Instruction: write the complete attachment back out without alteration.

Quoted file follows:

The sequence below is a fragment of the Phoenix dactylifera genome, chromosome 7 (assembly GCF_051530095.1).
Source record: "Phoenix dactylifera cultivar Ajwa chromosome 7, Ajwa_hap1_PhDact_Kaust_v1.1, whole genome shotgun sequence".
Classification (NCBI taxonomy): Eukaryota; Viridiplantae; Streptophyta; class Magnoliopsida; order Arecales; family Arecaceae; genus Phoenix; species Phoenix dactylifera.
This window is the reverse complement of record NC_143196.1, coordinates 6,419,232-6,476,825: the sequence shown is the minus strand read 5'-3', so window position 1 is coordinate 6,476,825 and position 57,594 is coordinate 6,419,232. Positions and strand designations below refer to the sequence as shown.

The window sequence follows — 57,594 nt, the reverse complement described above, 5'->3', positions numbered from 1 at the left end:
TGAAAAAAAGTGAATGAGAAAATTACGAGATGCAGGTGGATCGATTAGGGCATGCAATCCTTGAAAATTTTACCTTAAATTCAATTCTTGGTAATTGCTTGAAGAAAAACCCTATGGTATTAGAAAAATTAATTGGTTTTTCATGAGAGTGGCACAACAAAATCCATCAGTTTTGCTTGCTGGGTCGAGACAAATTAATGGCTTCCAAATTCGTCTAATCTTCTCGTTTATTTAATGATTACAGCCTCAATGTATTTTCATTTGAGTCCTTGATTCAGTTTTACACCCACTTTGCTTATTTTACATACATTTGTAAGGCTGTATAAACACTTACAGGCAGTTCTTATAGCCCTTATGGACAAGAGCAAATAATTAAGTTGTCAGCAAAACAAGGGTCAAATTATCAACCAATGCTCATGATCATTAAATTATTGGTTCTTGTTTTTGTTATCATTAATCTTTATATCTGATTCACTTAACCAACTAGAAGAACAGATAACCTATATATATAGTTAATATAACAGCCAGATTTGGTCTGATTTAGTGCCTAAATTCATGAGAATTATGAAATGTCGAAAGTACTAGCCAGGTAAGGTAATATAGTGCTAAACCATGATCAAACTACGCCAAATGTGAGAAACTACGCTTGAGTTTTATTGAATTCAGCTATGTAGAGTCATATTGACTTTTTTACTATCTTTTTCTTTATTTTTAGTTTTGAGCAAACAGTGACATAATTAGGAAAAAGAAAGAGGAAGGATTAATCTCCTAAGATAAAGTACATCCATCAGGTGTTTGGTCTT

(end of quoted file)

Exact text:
The sequence below is a fragment of the Phoenix dactylifera genome, chromosome 7 (assembly GCF_051530095.1).
Source record: "Phoenix dactylifera cultivar Ajwa chromosome 7, Ajwa_hap1_PhDact_Kaust_v1.1, whole genome shotgun sequence".
Classification (NCBI taxonomy): Eukaryota; Viridiplantae; Streptophyta; class Magnoliopsida; order Arecales; family Arecaceae; genus Phoenix; species Phoenix dactylifera.
This window is the reverse complement of record NC_143196.1, coordinates 6,419,232-6,476,825: the sequence shown is the minus strand read 5'-3', so window position 1 is coordinate 6,476,825 and position 57,594 is coordinate 6,419,232. Positions and strand designations below refer to the sequence as shown.

The window sequence follows — 57,594 nt, the reverse complement described above, 5'->3', positions numbered from 1 at the left end:
TGAAAAAAAGTGAATGAGAAAATTACGAGATGCAGGTGGATCGATTAGGGCATGCAATCCTTGAAAATTTTACCTTAAATTCAATTCTTGGTAATTGCTTGAAGAAAAACCCTATGGTATTAGAAAAATTAATTGGTTTTTCATGAGAGTGGCACAACAAAATCCATCAGTTTTGCTTGCTGGGTCGAGACAAATTAATGGCTTCCAAATTCGTCTAATCTTCTCGTTTATTTAATGATTACAGCCTCAATGTATTTTCATTTGAGTCCTTGATTCAGTTTTACACCCACTTTGCTTATTTTACATACATTTGTAAGGCTGTATAAACACTTACAGGCAGTTCTTATAGCCCTTATGGACAAGAGCAAATAATTAAGTTGTCAGCAAAACAAGGGTCAAATTATCAACCAATGCTCATGATCATTAAATTATTGGTTCTTGTTTTTGTTATCATTAATCTTTATATCTGATTCACTTAACCAACTAGAAGAACAGATAACCTATATATATAGTTAATATAACAGCCAGATTTGGTCTGATTTAGTGCCTAAATTCATGAGAATTATGAAATGTCGAAAGTACTAGCCAGGTAAGGTAATATAGTGCTAAACCATGATCAAACTACGCCAAATGTGAGAAACTACGCTTGAGTTTTATTGAATTCAGCTATGTAGAGTCATATTGACTTTTTTACTATCTTTTTCTTTATTTTTAGTTTTGAGCAAACAGTGACATAATTAGGAAAAAGAAAGAGGAAGGATTAATCTCCTAAGATAAAGTACATCCATCAGGTGTTTGGTCTT